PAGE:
Aspen School District CFO resigns after nearly 11 years |

Aspen School District CFO resigns after nearly 11 years

Aspen Elementary School.
Anna Stonehouse/The Aspen Times

The Aspen School District and its chief financial officer of nearly 11 years have split ways.

CFO Kate Fuentes tendered her resignation to the district March 18 with it taking effect March 31, Superintendent John Maloy confirmed Tuesday.

Citing confidential personnel matters, Maloy declined to say whether the district asked Fuentes to resign as an alternative to termination, nor would he say if her exit was related to job-performance issues. Fuentes did not respond to a telephone message seeking comment Tuesday.

Fuentes most recently drew an annual salary of $145,803, according to Maloy.

An email from Board of Education President Dwayne Romero, which was exchanged among him, board Vice President Susan Marolt and a reader seeking information about the resignation earlier this month, said the school’s financial advisory board postponed its meeting scheduled for Tuesday until April 17.

“The (financial advisory) board has its next meeting scheduled for April 17,” Romero’s email said. “It was previously scheduled for April 2, but with Kate’s resignation the meeting has been pushed back in order to allow for an interim transition to occur.”

With Fuentes gone, the school district has four key job openings — CFO, human resources director and the head principals at Aspen Middle School and Aspen Community School, among other vacancies.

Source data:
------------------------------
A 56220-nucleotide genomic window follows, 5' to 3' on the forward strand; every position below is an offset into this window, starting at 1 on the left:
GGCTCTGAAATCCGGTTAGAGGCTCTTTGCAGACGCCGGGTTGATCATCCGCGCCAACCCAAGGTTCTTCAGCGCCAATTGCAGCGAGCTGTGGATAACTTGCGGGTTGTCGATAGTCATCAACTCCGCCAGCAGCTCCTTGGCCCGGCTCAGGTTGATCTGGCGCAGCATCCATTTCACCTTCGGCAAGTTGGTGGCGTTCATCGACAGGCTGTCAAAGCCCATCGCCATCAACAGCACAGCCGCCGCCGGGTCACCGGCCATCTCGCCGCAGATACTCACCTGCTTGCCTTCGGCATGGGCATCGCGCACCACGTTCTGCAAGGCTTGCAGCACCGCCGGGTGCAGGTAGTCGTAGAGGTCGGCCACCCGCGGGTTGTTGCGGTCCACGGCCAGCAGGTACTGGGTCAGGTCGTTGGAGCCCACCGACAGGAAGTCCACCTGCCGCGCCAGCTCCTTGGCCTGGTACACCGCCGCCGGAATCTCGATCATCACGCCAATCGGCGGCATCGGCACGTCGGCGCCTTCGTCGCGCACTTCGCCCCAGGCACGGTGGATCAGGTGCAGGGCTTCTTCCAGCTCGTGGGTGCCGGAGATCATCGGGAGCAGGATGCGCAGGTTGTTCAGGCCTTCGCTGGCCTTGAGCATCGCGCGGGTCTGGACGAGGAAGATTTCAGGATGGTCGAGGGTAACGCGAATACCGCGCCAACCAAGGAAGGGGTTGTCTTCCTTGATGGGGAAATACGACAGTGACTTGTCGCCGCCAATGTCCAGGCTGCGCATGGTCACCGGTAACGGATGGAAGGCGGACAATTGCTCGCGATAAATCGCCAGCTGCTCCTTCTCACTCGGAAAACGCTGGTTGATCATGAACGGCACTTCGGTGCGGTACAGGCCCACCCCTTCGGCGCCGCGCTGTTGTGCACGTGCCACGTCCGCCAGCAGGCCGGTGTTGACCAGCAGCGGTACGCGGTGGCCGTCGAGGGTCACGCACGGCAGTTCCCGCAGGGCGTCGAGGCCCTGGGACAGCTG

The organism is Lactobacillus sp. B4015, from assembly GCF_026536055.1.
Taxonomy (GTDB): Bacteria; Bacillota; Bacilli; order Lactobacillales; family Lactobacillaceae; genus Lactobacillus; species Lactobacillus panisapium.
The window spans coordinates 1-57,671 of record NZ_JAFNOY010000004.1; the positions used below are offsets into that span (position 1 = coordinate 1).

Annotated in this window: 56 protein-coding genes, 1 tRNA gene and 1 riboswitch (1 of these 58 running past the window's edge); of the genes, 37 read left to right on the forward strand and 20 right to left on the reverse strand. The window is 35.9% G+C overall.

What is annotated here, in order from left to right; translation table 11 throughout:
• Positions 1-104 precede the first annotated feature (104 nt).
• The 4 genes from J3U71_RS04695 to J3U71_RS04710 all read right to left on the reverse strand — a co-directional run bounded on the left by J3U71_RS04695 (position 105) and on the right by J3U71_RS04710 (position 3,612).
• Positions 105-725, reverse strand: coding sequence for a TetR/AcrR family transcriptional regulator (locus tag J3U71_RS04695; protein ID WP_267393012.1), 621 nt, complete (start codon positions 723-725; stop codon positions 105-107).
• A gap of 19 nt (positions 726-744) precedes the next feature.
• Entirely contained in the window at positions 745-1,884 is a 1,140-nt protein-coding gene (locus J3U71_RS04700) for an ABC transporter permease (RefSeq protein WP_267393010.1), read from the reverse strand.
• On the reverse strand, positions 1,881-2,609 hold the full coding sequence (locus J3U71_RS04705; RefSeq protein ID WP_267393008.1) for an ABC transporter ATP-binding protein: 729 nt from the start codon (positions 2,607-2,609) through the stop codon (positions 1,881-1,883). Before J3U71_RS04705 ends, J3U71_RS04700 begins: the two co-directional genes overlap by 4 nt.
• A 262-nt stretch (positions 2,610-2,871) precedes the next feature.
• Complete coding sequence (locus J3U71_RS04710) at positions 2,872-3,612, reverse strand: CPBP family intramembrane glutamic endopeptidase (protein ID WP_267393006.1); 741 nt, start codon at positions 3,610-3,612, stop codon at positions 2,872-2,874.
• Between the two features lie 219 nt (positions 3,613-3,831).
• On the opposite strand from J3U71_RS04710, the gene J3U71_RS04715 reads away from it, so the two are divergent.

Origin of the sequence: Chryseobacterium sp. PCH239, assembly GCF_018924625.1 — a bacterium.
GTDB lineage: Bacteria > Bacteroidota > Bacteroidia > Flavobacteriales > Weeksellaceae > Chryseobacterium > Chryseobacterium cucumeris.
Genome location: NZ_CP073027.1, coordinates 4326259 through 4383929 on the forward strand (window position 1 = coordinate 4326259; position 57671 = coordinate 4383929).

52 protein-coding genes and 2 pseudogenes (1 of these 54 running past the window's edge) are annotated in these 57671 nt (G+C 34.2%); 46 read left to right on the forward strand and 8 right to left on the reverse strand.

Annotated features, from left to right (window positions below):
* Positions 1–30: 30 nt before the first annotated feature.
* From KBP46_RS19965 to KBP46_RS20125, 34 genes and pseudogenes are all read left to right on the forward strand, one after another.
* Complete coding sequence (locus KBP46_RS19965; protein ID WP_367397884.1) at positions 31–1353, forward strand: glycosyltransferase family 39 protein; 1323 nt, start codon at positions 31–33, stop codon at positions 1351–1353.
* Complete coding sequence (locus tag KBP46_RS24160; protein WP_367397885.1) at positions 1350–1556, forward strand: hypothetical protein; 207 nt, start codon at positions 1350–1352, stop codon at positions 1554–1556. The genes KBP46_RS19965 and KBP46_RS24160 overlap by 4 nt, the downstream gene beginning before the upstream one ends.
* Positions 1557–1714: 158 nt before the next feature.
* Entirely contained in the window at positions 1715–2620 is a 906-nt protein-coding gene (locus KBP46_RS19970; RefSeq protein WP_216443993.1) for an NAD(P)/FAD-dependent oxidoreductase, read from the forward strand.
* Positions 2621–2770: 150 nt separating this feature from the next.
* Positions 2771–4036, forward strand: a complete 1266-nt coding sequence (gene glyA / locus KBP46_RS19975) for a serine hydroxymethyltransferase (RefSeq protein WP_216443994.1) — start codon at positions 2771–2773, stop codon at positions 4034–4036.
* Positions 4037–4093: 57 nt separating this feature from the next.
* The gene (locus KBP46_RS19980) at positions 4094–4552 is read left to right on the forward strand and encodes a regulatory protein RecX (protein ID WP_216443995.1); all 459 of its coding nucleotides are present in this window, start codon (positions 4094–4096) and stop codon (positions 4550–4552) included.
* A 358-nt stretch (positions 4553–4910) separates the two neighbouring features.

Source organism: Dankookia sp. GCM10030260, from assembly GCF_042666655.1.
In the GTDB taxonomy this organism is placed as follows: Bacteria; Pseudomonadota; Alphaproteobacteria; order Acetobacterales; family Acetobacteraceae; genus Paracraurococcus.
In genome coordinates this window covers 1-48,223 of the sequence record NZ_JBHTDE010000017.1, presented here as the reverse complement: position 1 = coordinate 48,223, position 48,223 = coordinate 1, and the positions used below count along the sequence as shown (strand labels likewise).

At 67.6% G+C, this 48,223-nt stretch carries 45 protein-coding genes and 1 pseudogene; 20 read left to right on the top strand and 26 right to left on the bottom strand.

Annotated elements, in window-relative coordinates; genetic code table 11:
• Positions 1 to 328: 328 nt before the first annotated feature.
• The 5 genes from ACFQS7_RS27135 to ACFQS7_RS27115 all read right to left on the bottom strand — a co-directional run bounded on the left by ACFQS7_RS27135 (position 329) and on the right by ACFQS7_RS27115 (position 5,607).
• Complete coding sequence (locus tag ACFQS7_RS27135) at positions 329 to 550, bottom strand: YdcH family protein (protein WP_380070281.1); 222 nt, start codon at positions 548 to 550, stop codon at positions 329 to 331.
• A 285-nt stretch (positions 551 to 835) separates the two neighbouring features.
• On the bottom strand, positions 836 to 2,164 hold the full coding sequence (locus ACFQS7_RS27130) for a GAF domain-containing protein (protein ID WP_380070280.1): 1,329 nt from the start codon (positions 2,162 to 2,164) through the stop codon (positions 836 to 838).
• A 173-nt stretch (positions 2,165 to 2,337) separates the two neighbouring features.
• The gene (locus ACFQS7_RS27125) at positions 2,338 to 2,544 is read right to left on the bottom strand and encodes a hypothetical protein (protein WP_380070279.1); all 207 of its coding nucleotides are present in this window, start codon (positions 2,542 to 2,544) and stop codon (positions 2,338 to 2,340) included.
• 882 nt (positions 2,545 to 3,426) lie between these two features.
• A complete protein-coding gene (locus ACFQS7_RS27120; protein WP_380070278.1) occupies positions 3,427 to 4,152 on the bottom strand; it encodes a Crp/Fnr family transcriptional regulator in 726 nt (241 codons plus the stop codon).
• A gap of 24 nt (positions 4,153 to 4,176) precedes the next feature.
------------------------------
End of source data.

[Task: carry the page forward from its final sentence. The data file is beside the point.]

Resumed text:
Principals Craig Rogers and Jim Gilchrist of AMS and ACS, respectively, are leaving their posts at the end of the academic year.

While Maloy declined comment about the nature of her departure, Fuentes’ job performance attracted the school district’s scrutiny after she failed to file a deed of trust regarding a $30,000 home loan that then-HR director Elizabeth Hodges received from the district in March 2017.

Hodges declared personal bankruptcy in February 2018 in the wake of a Missouri court’s $1.1 million judgment against her. That judgment was the result of a lawsuit the couple’s survivors filed against Hodges over her estate planning when she practiced law in Missouri. The state disbarred her in April 2018, and following the school district’s renewed background check into Hodges last fall, she resigned in January.

Because the district failed to file a deed of trust on the Hodges’ loan with the Garfield Clerk and Recorder’s Office (Hodges’ home is in Garfield County), the bankruptcy court cannot give it priority status for repayment because the loan is considered unsecured.

The school district learned about the oversight in November as part of its examination into Hodges’ background. Maloy told The Aspen Times last month that the district’s financial department and CFO bore the responsibility of filing the deed of trust.

Fuentes had been the district’s CFO since July 2008, previously working 13 years as controller and human resources manager at Sport Obermeyer in Aspen.


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